At the beginning of season three of the Australian dramedy Please Like Me, Josh (Josh Thomas) and his anxiety-prone paramour Arnold (Keegan Joyce) — whom we last saw checking himself into a psychiatric facility — go on a date in a hedge maze. Director Matthew Saville gets in some crane shots of the two wandering around, getting lost in a sea of greens. But then Arnold complains about how much he hates eggplant, and Josh realizes this is a clue to how much Arnold must like him: “You’ve eaten my eggplant twice!” It’s this mix of entrancing, colourful staging and a fixation on everyday neuroses that makes Please Like Me both one of the most romantic shows on television and one of its most realistic.
The course of true love never did run smooth, and the genius of Please Like Me is in how it finds the comedy in the rocky bits. The first episode of the season riffs on scenes from She’s All That and Love, Actually by taking a romantic setup and asking, how would smart characters actually behave in these situations? If your lover set up an elaborate light show for your date in the middle of nowhere, would you be able to prevent yourself from wondering how the lights were powered?
Please Like Me is as much about family and friendships as romantic entanglements. The first season found Josh juggling caring for his mother Rose (Debra Lawrence) after her suicide attempt, managing his father Alan’s (David Roberts) self-absorbed neuroses, and coming to terms with his homosexuality. But Josh’s problems mellow each year, even as the show deals with serious issues. The second season was about Josh finally looking for a romantic partner with potential while watching over Rose, now in a psychiatric facility, and being a shoulder to lean on for his father who was starting parenthood all over again. By the end of last season, Rose was encouraging Josh to stop worrying over her and have his own life, and his father was on rockier territory with his partner.
As the characters’ studies and careers are practically non-existent on the show, it’s able to focus deeply on relationships — of all kinds. It also leaves more time for episodes where not much strictly happens, which is often the show’s sweet spot. Last year’s best episodes were easily the two-hander “Scroggin,” in which Josh and Rose went on a camping trip to cope with the suicide of a friend, and “Truffled Mac ’n Cheese,” which was mostly just Josh, Tom (Thomas Ward), and Claire (Caitlin Stasey) hanging out and talking. I’ve only seen the first four episodes of the new season, but the fourth one is in this vein: the boys decide to try MDMA, which of course can’t happen without some self-conscious blips.
Here in the third season, we get the sense that everything’s going to be OK — Josh, Tom, and Alan even repeat this mantra in unison — even if there are more storms to weather. Josh is finally in a loving, stable relationship in which he’s the rock. Tom is slowly figuring out how to grow up, as he plays third wheel to Josh and Arnold. Rose is living independently with her twenty-something friend Hannah, whom she met at the psychiatric facility last season, and their storylines are often independent of Josh. Josh still spends time with both of his parents, but he actually gets support from them rather than merely putting out their fires.
Even when the show is dark, it’s never sombre. That juxtaposition between warm and funny and biting and intense is what makes the show unique. Director Matthew Saville’s visuals are crucial to establishing this upbeat, optimistic aesthetic. He creates a world of bright colours that you want to inhabit, no matter how difficult that reality may be.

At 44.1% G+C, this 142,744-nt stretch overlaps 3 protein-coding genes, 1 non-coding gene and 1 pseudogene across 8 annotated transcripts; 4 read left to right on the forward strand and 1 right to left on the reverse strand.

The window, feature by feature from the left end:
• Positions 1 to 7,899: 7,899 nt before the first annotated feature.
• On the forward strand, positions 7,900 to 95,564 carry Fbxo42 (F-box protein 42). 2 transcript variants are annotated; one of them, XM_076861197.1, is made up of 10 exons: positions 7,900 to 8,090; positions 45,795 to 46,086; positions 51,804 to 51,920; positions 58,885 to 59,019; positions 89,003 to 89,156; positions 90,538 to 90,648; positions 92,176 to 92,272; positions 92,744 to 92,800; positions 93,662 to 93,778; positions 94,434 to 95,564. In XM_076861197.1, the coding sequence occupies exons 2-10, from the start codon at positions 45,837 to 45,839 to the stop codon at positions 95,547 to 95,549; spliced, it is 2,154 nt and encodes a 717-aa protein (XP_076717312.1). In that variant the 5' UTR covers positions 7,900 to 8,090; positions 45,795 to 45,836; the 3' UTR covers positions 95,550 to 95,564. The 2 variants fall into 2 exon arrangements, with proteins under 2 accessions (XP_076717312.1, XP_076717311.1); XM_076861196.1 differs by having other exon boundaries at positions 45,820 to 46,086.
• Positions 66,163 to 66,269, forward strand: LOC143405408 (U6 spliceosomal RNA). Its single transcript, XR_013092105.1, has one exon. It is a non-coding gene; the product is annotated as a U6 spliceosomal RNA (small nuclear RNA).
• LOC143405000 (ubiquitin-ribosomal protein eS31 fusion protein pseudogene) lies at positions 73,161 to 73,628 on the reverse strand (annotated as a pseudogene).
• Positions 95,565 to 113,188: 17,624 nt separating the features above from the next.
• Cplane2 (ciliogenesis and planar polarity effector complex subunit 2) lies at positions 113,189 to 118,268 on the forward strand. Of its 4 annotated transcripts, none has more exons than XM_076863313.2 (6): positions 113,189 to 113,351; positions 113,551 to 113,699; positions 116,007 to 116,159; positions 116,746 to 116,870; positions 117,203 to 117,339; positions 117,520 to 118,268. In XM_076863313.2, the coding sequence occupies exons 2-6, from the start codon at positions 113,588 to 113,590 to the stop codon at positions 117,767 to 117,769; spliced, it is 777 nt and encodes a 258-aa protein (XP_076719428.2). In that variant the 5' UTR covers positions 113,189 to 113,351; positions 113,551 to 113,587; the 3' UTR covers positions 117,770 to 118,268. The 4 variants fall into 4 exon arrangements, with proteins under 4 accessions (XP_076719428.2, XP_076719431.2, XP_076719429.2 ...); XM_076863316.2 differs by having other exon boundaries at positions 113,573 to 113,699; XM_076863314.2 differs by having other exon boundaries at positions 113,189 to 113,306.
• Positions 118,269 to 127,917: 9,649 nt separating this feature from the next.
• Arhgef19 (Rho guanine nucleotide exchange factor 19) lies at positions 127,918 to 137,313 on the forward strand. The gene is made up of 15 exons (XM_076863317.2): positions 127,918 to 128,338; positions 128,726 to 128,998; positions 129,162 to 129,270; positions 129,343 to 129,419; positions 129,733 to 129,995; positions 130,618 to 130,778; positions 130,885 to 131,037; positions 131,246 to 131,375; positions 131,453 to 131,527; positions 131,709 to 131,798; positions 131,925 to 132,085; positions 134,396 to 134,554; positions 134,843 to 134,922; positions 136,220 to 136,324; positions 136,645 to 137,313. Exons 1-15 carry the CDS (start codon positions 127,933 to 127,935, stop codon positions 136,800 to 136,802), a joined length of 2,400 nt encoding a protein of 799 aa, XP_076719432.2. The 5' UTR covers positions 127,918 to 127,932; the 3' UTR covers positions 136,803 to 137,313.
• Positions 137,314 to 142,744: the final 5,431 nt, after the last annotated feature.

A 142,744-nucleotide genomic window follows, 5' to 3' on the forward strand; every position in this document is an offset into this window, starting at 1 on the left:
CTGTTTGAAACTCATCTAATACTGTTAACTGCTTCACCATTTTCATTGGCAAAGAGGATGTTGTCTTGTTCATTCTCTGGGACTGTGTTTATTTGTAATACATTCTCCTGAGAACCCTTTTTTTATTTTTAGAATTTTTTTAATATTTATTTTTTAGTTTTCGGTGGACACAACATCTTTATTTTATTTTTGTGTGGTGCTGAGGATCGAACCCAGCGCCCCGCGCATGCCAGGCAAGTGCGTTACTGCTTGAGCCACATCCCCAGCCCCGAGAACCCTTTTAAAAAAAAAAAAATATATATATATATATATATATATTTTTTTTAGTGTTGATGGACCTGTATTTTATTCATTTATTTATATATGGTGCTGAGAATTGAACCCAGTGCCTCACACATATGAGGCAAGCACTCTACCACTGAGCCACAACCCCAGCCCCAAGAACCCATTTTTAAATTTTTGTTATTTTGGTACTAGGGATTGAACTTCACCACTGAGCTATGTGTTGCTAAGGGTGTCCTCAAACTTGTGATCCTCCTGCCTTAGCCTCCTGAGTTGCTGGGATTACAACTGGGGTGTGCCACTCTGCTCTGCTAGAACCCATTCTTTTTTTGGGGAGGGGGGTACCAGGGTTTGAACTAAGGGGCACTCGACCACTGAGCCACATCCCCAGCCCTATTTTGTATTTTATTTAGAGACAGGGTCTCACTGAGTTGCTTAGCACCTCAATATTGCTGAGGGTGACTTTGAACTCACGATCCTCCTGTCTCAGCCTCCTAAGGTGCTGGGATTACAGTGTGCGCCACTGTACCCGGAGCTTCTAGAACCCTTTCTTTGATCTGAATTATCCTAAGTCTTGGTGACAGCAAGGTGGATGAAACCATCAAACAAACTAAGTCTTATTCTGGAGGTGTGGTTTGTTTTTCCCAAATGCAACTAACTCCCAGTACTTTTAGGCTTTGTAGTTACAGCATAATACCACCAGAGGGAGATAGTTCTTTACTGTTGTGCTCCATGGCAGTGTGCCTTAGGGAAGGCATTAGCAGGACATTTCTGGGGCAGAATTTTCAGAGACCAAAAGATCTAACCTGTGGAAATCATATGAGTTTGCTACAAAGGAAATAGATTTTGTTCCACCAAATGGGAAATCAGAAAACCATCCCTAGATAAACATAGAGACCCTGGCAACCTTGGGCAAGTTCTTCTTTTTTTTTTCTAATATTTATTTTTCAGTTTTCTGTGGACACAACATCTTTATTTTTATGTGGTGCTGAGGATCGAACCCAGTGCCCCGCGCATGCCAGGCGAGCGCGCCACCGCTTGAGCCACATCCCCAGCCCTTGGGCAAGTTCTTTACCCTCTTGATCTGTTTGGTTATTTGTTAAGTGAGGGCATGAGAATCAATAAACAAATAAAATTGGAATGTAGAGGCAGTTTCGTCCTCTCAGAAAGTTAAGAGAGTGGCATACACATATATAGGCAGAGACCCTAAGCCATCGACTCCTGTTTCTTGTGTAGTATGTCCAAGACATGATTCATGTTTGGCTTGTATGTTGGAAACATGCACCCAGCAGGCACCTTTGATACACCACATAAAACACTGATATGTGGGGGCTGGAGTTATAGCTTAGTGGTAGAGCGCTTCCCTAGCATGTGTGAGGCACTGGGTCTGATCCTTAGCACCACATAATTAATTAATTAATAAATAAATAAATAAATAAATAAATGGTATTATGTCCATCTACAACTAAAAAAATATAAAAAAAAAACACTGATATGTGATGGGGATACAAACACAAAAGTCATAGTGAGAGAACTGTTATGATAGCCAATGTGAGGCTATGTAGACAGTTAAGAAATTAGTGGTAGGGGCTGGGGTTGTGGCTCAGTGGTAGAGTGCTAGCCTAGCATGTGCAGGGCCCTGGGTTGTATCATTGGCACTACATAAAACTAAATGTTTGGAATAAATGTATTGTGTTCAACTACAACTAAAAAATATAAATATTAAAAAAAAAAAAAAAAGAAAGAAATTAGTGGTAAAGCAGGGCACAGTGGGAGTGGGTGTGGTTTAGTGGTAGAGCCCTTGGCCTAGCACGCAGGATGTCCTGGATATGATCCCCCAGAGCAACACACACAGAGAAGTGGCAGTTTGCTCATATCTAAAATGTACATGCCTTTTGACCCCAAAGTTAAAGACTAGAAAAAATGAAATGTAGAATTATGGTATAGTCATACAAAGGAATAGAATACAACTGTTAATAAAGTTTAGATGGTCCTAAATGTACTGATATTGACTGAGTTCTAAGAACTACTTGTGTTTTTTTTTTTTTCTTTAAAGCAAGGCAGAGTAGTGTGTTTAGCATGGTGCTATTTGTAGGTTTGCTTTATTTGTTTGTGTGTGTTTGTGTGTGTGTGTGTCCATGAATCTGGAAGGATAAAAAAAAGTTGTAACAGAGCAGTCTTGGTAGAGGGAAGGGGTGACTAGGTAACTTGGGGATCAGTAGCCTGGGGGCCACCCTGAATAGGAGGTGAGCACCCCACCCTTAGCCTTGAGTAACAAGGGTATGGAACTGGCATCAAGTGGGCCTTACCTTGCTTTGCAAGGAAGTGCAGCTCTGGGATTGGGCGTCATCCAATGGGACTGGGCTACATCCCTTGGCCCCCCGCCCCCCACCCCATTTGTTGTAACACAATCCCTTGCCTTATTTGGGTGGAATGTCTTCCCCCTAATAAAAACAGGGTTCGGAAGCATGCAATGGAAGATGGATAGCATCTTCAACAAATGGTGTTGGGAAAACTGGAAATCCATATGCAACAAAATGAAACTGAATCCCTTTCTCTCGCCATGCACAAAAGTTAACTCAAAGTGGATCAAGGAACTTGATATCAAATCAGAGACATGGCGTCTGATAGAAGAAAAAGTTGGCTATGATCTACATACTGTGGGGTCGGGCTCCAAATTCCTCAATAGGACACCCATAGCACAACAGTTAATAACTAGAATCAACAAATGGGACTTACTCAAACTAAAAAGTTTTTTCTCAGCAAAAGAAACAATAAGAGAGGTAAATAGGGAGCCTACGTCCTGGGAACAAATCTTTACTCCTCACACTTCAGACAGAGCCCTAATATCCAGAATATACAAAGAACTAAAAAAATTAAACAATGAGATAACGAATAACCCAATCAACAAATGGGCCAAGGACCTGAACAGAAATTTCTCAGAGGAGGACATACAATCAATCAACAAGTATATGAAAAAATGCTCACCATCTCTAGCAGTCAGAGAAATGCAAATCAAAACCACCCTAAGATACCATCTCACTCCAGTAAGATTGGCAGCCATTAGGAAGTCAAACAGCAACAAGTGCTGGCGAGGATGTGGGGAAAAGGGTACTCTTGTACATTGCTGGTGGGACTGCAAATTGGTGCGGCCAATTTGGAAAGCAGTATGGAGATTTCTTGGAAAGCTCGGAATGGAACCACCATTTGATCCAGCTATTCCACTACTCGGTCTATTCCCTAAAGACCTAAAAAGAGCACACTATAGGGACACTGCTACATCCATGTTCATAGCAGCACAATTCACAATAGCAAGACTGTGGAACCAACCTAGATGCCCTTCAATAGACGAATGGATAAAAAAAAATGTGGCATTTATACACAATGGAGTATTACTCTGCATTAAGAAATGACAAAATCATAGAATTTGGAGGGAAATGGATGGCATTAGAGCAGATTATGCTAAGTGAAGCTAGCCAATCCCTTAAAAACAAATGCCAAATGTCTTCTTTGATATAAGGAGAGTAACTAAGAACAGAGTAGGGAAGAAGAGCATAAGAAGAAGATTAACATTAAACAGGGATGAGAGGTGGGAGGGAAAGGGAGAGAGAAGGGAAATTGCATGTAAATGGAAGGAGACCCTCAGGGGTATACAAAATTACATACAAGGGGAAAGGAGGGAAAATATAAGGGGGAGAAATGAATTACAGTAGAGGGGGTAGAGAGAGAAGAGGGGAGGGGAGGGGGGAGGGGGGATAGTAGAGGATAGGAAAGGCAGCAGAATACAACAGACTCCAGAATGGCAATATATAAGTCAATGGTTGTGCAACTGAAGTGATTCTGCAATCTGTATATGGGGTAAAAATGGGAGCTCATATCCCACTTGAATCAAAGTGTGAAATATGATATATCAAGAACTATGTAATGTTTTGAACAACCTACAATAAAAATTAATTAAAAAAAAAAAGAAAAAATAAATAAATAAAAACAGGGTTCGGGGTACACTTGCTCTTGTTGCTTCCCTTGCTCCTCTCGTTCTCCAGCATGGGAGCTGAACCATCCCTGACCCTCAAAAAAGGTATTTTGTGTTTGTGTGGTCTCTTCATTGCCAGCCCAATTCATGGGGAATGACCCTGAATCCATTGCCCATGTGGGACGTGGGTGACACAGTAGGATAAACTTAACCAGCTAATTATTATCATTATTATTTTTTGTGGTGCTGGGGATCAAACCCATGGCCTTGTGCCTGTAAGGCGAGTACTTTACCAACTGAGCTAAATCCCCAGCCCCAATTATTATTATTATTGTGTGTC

Season three digs in deeper on each of the characters. As Arnold becomes a more central part of Josh’s life, he’s also more closely woven into the fabric of the show. His coming out and the fallout are major story points, his quirks and interests a key part of the comedy. Their relationship also leads to the show’s first gay sex scene, which is funny, frank, and so so sweet. Tom gets a new love interest, who is actually age-appropriate and lovely. And as Alan faces problems with his partner, his relationship with Josh and even Josh’s friends deepens.
Please Like Me has never been short on great one-liners. Whenever I show episodes to friends, we find ourselves constantly quoting them back at each other for weeks. There’s also great attention paid to season-long and series-long character arcs. But what distinguishes the show is its pacing. Executive Producer Josh Thomas plays a major part in the editing process, working to find the right beats and cuts to nail the comic timing and find the show’s dramatic heartbeat.
Like HBO’s Looking, what distinguishes Please Like Me from other dramedies is its meticulous mise-en-scène. Saville knows how to use wide shots to show the relationships between characters and augment both the comedy and the romanticism. Every single one of Josh’s kisses is visually memorable, but then so are the key moments with his mom, whether it was ending season one on a mattress on the floor next to her or the two of them looking out at the water from a dock in “Scroggin.”
In its first season, Please Like Me had already earned a place among the best shows on television. Impressively, the second season was even better and deeper, and that pattern has continued into its third season. This season promises to address self-managing mental illness, single parenthood, when coming out goes badly, and the characters’ continued attempts to find love and companionship. It’s smart, compelling, and irresistible. No matter how dark it gets, it brightens my day, and I can’t wait to see what comes next.
The third season of Please Like Me premieres on Fri. Oct. 16 at 10 p.m. ET on Pivot. The first two seasons are available to stream on Hulu or for purchase on iTunes and Amazon Instant Video.
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